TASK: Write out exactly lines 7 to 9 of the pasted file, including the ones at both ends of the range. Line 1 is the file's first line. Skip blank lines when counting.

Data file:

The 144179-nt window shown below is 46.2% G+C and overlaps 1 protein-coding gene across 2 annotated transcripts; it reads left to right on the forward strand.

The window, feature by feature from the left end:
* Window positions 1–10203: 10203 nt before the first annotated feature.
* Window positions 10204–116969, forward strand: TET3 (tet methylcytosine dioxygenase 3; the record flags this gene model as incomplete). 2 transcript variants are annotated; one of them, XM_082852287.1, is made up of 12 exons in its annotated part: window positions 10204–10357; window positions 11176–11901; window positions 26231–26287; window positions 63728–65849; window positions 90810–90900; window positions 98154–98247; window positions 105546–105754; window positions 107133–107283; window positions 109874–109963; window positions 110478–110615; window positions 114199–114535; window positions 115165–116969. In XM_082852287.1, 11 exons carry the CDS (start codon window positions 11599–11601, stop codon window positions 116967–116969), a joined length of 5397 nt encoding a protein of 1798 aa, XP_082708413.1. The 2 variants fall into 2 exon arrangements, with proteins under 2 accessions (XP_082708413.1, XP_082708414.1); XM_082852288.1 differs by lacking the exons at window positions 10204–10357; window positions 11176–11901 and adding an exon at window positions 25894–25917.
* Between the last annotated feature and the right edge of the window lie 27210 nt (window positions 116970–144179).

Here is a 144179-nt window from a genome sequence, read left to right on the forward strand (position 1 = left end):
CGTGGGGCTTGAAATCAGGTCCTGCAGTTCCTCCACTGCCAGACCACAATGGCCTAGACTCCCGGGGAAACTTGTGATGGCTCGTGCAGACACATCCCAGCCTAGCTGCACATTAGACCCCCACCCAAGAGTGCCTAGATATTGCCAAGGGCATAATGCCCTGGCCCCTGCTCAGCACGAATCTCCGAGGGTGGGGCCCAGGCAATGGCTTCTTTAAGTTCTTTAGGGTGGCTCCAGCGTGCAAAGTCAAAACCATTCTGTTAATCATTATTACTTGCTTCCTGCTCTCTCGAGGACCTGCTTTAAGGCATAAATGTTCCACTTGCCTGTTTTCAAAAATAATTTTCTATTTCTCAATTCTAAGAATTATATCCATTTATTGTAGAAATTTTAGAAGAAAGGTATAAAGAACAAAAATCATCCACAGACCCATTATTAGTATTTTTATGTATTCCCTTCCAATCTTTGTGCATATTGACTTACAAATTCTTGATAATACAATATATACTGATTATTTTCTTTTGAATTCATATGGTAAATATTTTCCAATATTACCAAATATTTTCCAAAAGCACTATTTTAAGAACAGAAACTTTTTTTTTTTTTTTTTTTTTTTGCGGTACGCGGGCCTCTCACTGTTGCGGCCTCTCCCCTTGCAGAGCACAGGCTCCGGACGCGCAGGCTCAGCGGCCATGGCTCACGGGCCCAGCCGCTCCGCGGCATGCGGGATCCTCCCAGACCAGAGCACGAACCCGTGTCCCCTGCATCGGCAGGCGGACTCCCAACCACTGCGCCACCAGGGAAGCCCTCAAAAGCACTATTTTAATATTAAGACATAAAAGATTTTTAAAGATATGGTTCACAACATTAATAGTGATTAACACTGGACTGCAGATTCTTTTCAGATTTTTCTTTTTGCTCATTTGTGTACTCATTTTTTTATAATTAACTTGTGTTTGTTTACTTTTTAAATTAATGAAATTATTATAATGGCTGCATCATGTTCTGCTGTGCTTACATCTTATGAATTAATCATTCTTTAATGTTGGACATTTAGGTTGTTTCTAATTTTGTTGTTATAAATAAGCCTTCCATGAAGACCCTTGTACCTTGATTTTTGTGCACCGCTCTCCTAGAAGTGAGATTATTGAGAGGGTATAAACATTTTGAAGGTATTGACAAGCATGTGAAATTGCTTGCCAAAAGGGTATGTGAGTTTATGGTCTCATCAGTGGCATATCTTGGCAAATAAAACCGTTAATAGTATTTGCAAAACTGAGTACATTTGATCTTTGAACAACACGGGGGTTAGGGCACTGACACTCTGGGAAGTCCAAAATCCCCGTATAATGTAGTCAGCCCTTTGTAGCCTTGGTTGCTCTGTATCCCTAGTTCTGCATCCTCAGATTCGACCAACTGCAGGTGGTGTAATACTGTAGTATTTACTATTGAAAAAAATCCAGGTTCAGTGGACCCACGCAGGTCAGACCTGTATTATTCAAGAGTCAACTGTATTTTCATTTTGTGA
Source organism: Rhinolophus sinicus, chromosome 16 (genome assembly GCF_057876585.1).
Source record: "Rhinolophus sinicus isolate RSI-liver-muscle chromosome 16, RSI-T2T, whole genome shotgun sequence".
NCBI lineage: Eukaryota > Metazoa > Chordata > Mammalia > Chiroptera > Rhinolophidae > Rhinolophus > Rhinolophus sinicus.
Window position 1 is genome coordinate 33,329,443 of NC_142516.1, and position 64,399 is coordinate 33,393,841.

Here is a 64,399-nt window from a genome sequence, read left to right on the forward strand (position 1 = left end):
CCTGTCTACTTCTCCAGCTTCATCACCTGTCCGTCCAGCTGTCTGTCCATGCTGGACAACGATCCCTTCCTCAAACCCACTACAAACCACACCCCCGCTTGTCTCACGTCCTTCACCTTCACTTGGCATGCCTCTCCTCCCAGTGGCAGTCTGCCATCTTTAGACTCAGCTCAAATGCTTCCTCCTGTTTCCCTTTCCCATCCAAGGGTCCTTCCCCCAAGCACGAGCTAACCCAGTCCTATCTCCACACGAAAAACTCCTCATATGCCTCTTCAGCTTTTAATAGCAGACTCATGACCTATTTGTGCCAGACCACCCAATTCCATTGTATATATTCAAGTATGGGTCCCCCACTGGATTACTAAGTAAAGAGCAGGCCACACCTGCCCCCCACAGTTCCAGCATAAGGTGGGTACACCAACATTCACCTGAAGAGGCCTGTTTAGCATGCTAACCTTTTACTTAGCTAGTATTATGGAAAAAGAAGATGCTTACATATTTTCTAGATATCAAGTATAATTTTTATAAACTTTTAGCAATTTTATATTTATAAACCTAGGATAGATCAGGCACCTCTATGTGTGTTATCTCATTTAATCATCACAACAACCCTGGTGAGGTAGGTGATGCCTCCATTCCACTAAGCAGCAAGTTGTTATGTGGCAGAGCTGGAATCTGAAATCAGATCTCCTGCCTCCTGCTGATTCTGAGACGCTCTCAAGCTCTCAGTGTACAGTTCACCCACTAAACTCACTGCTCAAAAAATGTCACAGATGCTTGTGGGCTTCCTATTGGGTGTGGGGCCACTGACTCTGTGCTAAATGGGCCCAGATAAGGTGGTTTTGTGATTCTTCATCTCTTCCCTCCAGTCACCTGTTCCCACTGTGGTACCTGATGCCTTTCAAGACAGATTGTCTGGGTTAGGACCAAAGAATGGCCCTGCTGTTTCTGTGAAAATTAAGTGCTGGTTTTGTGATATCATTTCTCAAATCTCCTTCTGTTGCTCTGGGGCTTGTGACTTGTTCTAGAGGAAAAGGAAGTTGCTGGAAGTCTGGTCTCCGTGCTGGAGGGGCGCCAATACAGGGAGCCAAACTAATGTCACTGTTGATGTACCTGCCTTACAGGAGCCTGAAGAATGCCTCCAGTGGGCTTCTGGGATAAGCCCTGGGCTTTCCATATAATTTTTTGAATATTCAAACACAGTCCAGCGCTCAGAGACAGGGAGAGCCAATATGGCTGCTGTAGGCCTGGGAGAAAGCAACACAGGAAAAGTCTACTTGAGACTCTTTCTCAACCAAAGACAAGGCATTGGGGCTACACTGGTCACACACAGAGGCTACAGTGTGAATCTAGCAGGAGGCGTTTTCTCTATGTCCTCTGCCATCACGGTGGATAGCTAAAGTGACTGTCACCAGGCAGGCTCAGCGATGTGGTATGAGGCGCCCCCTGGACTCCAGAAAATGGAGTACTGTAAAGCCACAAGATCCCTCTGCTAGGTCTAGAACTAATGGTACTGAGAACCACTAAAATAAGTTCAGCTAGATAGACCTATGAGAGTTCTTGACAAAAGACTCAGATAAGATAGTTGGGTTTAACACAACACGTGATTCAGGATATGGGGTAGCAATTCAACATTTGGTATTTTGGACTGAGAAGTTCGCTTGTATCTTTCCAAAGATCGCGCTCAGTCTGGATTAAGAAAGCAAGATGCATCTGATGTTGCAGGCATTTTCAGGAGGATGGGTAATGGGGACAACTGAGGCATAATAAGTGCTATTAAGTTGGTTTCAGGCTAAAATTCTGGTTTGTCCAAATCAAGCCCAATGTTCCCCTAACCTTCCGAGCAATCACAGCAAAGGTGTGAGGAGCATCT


CGTGGGGCTTGAAATCAGGTCCTGCAGTTCCTCCACTGCCAGACCACAATGGCCTAGACTCCCGGGGAAACTTGTGATGGCTCGTGCAGACACATCCCAGCCTAGCTGCACATTAGACCCCCACCCAAGAGTGCCTAGATATTGCCAAGGGCATAATGCCCTGGCCCCTGCTCAGCACGAATCTCCGAGGGTGGGGCCCAGGCAATGGCTTCTTTAAGTTCTTTAGGGTGGCTCCAGCGTGCAAAGTCAAAACCATTCTGTTAATCATTATTACTTGCTTCCTGCTCTCTCGAGGACCTGCTTTAAGGCATAAATGTTCCACTTGCCTGTTTTCAAAAATAATTTTCTATTTCTCAATTCTAAGAATTATATCCATTTATTGTAGAAATTTTAGAAGAAAGGTATAAAGAACAAAAATCATCCACAGACCCATTATTAGTATTTTTATGTATTCCCTTCCAATCTTTGTGCATATTGACTTACAAATTCTTGATAATACAATATATACTGATTATTTTCTTTTGAATTCATATGGTAAATATTTTCCAATATTACCAAATATTTTCCAAAAGCACTATTTTAAGAACAGAAACTTTTTTTTTTTTTTTTTTTTTTTGCGGTACGCGGGCCTCTCACTGTTGCGGCCTCTCCCCTTGCAGAGCACAGGCTCCGGACGCGCAGGCTCAGCGGCCATGGCTCACGGGCCCAGCCGCTCCGCGGCATGCGGGATCCTCCCAGACCAGAGCACGAACCCGTGTCCCCTGCATCGGCAGGCGGACTCCCAACCACTGCGCCACCAGGGAAGCCCTCAAAAGCACTATTTTAATATTAAGACATAAAAGATTTTTAAAGATATGGTTCACAACATTAATAGTGATTAACACTGGACTGCAGATTCTTTTCAGATTTTTCTTTTTGCTCATTTGTGTACTCATTTTTTTATAATTAACTTGTGTTTGTTTACTTTTTAAATTAATGAAATTATTATAATGGCTGCATCATGTTCTGCTGTGCTTACATCTTATGAATTAATCATTCTTTAATGTTGGACATTTAGGTTGTTTCTAATTTTGTTGTTATAAATAAGCCTTCCATGAAGACCCTTGTACCTTGATTTTTGTGCACCGCTCTCCTAGAAGTGAGATTATTGAGAGGGTATAAACATTTTGAAGGTATTGACAAGCATGTGAAATTGCTTGCCAAAAGGGTATGTGAGTTTATGGTCTCATCAGTGGCATATCTTGGCAAATAAAACCGTTAATAGTATTTGCAAAACTGAGTACATTTGATCTTTGAACAACACGGGGGTTAGGGCACTGACACTCTGGGAAGTCCAAAATCCCCGTATAATGTAGTCAGCCCTTTGTAGCCTTGGTTGCTCTGTATCCCTAGTTCTGCATCCTCAGATTCGACCAACTGCAGGTGGTGTAATACTGTAGTATTTACTATTGAAAAAAATCCAGGTTCAGTGGACCCACGCAGGTCAGACCTGTATTATTCAAGAGTCAACTGTATTTTCATTTTGTGA
Source organism: Rhinolophus sinicus, chromosome 16 (genome assembly GCF_057876585.1).
Source record: "Rhinolophus sinicus isolate RSI-liver-muscle chromosome 16, RSI-T2T, whole genome shotgun sequence".